There is an allure to the Olympics games, and allure that transcends sport. It is the ultimate gathering of the world – because of the athletes who participate, amateurs from all different walks of life competing peacefully and representing their countries with valor that makes us all proud.
But the Olympics are far more than who wins the gold. From the Olympic charter.
Olympism is a philosophy of life, exalting and combining in a balanced whole the qualities of body, will and mind. Blending sport with culture and education, Olympism seeks to create a way of life based on the joy found in effort, the educational value of good example and respect for universal fundamental ethical principles.
Mimicking an idea from another Olympic games (see more below), China is organizing a worldwide tour of the torch as part of their grand public relations bonanza surrounding the games, and has invited 50 world leaders, including President George W. Bush to attend the opening ceremonies.
If there is one thing that history has taught us, is that we cannot divorce the Olympic Games from Politics.
It is fitting that the torch made its only North American stop in San Francisco, the birthplace of the United Nations, and on my way to the Torch rally I passed through UN Plaza, where representatives from 50 nations, including China (the nationalists, not the communists) hoped to wipe away the ashes of war and lay the foundation for a humane, just world.
The Olympics have always been, and always will be political. pleasedontbefake wrote a diary about the 1968 Olympics, and how the international attention placed on the dictators in Mexico paved the path for eventual fair, free Democracy. In away, the Olympics helped bring about this change in Mexcio and the diarist believes that 2008 in Beijing will be similar. I fear, though, that another Olympics might be a better analogy. One where a similar torch rally was held to improve a nation’s deteriorating standing in Europe.
Hitler was convinced by Joseph Goebbels to allow the games to take place in Germany. Preparation for the games started in the early 1930s. Hitler used the Olympics as a tool for propaganda. Film-maker Leni Riefenstahl, a favorite of Hitler, was commissioned by the International Olympic Committee to film the Games. The film, titled Olympia, originated many of the techniques now commonplace to the filming of sports.
Hitler removed signs stating “Jews not wanted” and similar slogans from the main tourist attractions. Hitler desired to clean up Berlin, the German Ministry of Interior authorized the chief of Berlin Police to arrest all gypsies and keep them in a special camp. Nazi officials ordered that foreign visitors should not be subjected to the criminal strictures of anti-homosexual laws.
Politicizing the Olympics. Hiding repression. Throw in a military buildup and growing economic might, and you have Berlin/Beijing 2008, the sequel, with the Chinese Community Party in the starring role.
Beijing is mimicking Nazi Olympic preparations. In 2001, the communists promised the international community to improve human rights in order to win the Olympics but once the games were awarded Chinese officials changed their tune. Deputy Prime Minister Li Langing said his country would maintain its “healthy life” by combating the Falun Gong spiritual movement and Vice President Hu Jintao promised “… to fight … the separatist forces orchestrated by the Dalai Lama [the spiritual leader of Tibet].”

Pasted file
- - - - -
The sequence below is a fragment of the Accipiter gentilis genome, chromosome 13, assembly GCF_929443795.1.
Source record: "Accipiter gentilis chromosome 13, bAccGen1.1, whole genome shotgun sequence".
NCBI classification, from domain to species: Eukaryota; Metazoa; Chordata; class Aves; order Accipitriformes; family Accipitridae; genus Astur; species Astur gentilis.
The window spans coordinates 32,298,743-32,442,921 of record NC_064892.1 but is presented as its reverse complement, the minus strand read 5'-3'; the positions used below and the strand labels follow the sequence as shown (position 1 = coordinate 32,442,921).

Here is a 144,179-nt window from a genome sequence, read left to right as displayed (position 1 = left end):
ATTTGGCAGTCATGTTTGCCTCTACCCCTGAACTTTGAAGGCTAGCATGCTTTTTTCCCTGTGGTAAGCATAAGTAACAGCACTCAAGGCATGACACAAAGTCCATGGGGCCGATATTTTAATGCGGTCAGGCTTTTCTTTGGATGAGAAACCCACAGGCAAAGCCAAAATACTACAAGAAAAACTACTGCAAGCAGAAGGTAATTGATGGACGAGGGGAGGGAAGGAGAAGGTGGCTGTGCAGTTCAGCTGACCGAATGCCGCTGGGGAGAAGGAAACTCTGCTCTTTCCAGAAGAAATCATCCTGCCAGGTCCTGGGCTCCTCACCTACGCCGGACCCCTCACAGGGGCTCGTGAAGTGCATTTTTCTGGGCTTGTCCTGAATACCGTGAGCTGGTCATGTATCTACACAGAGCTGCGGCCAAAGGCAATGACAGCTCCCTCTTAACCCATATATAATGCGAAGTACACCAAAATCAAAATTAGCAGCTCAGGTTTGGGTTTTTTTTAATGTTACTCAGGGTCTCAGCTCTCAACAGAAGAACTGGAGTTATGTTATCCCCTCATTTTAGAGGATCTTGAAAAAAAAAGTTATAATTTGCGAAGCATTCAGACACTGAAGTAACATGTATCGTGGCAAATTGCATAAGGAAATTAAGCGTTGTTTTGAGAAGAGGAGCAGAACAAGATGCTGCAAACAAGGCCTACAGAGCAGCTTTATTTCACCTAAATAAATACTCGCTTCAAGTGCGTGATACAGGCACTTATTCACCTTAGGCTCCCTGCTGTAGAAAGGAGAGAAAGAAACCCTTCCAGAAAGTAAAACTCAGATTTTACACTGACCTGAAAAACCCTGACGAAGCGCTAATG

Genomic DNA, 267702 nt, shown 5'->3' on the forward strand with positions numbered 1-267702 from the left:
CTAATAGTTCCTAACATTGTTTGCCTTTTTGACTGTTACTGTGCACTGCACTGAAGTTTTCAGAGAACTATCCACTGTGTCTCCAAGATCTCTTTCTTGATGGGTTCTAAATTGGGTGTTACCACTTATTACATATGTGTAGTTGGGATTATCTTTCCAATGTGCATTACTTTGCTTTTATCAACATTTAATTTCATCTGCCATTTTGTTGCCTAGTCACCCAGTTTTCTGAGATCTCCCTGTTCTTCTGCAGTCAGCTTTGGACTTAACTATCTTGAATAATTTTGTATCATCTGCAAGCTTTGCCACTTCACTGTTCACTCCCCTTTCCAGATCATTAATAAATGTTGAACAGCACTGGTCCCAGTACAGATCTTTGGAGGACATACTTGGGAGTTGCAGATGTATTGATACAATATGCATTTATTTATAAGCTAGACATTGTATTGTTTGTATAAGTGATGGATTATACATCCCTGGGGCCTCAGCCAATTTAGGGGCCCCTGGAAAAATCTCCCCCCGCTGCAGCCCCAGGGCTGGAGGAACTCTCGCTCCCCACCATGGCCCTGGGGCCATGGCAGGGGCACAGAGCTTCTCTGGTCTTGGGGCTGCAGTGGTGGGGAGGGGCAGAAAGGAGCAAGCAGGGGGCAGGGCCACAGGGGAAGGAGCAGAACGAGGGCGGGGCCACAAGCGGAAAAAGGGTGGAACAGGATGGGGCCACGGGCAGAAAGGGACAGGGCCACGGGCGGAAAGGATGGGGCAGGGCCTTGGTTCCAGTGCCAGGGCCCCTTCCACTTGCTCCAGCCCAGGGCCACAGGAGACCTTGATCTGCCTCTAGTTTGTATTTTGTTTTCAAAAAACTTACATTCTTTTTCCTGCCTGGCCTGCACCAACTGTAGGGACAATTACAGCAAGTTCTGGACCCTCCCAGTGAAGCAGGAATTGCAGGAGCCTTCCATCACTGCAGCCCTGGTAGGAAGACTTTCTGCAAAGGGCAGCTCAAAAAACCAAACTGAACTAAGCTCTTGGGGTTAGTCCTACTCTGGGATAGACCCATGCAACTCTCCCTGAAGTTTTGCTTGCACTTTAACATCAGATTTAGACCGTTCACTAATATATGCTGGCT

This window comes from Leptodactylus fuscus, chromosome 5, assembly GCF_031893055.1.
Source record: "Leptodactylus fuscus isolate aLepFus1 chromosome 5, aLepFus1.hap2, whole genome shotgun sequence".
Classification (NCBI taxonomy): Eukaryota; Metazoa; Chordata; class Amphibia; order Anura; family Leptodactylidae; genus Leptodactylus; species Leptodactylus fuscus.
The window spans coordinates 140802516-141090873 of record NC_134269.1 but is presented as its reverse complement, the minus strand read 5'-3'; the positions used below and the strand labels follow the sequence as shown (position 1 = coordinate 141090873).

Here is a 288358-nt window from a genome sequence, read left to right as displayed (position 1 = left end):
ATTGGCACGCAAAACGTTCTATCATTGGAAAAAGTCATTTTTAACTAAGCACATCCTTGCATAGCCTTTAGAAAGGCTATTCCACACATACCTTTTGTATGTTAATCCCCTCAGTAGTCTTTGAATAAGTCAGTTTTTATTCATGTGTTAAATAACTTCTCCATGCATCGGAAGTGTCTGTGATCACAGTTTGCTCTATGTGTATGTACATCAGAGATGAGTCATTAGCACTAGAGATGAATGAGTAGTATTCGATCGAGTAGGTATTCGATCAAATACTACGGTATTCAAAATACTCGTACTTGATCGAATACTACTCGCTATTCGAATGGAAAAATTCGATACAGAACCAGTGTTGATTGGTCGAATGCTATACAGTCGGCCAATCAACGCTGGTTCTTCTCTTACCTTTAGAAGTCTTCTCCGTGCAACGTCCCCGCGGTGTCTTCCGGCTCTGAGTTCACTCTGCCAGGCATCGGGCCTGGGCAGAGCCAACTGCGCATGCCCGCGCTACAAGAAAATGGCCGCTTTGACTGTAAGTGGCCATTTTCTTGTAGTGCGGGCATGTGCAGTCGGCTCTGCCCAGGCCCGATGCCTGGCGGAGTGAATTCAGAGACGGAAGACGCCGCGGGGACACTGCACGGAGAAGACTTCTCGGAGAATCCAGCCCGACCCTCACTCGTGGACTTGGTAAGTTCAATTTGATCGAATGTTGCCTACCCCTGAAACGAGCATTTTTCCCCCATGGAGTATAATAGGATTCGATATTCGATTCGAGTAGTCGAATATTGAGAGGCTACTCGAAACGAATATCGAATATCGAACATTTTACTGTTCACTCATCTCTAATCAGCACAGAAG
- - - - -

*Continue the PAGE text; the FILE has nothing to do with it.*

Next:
We didn’t boycott the 1936 Olympics. We did almost nothing to reign in Nazi Germany until it was almost too late. The international spotlight of the Olympics only enhanced Germany’s global standing and help move the country rapidly into a war economy. We all know the costs.
Would a boycott have made a difference? Would the international community paying attention to the already evident signs of gross Human Rights Abuses in Germany helped? We will never know.
But, in retrospect, wouldn’t it have been worth it to try? Is there anyone who doesn’t wish that the world had done more to stop Hitler before it was too late?
It is now 49 years since China illegally invaded and annexed Tibet – 49 years where the international community has done little for the Tibetan people, or the numerous other oppressed peoples of China. Southern Mongolia, East Turkestan – who speaks for them? Were it not for the sea, Taiwan, one of the few multiparty Democracies in East Asia, would also be under the reign of the CCP. As the cultural genocide continues, the world prepares to gather in the nation with more executions than every other country combined, with horrendous Human Rights atrocities, and rumors of mobile execution vans abound. Is that Olympism?
If we don’t do something now, if we don’t use this leverage to force reforms within China, when will we get the next chance?
I will end with a quote from an unlikely source, yet one that I agree with.
“Bush’s presence would be akin to President Franklin D. Roosevelt sitting in the same stands as Germany’s Adolf Hitler in 1936….any American seen waving in the stands “will go down in history as cooperating in the genocide Olympics of 2008. And history will never, ever, ever forgive them.”
From Republican Congressman Frank Wolf (VA).